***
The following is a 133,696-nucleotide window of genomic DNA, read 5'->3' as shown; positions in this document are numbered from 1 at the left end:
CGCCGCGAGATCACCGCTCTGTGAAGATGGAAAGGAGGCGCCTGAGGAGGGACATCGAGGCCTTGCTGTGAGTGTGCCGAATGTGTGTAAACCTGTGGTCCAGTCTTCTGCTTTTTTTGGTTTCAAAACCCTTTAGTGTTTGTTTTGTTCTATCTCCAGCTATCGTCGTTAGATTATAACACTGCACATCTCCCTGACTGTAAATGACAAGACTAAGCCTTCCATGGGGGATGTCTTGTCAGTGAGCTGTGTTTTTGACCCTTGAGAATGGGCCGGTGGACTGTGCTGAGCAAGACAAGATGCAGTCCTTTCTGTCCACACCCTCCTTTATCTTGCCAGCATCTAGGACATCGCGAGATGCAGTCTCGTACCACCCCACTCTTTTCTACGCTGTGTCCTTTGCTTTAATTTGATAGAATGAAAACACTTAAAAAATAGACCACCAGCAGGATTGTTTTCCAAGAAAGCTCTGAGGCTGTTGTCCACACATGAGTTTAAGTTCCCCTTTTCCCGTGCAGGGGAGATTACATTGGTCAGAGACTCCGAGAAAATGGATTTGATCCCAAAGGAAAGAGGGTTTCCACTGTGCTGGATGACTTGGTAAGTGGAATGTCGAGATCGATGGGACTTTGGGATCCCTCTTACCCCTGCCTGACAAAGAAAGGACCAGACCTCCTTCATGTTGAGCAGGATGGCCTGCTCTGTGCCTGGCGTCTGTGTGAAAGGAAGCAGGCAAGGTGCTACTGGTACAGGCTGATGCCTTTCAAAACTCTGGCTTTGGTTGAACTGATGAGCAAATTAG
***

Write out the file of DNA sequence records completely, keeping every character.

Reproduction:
The following is a 133,696-nucleotide window of genomic DNA, read 5'->3' as shown; positions in this document are numbered from 1 at the left end:
CGCCGCGAGATCACCGCTCTGTGAAGATGGAAAGGAGGCGCCTGAGGAGGGACATCGAGGCCTTGCTGTGAGTGTGCCGAATGTGTGTAAACCTGTGGTCCAGTCTTCTGCTTTTTTTGGTTTCAAAACCCTTTAGTGTTTGTTTTGTTCTATCTCCAGCTATCGTCGTTAGATTATAACACTGCACATCTCCCTGACTGTAAATGACAAGACTAAGCCTTCCATGGGGGATGTCTTGTCAGTGAGCTGTGTTTTTGACCCTTGAGAATGGGCCGGTGGACTGTGCTGAGCAAGACAAGATGCAGTCCTTTCTGTCCACACCCTCCTTTATCTTGCCAGCATCTAGGACATCGCGAGATGCAGTCTCGTACCACCCCACTCTTTTCTACGCTGTGTCCTTTGCTTTAATTTGATAGAATGAAAACACTTAAAAAATAGACCACCAGCAGGATTGTTTTCCAAGAAAGCTCTGAGGCTGTTGTCCACACATGAGTTTAAGTTCCCCTTTTCCCGTGCAGGGGAGATTACATTGGTCAGAGACTCCGAGAAAATGGATTTGATCCCAAAGGAAAGAGGGTTTCCACTGTGCTGGATGACTTGGTAAGTGGAATGTCGAGATCGATGGGACTTTGGGATCCCTCTTACCCCTGCCTGACAAAGAAAGGACCAGACCTCCTTCATGTTGAGCAGGATGGCCTGCTCTGTGCCTGGCGTCTGTGTGAAAGGAAGCAGGCAAGGTGCTACTGGTACAGGCTGATGCCTTTCAAAACTCTGGCTTTGGTTGAACTGATGAGCAAATTAG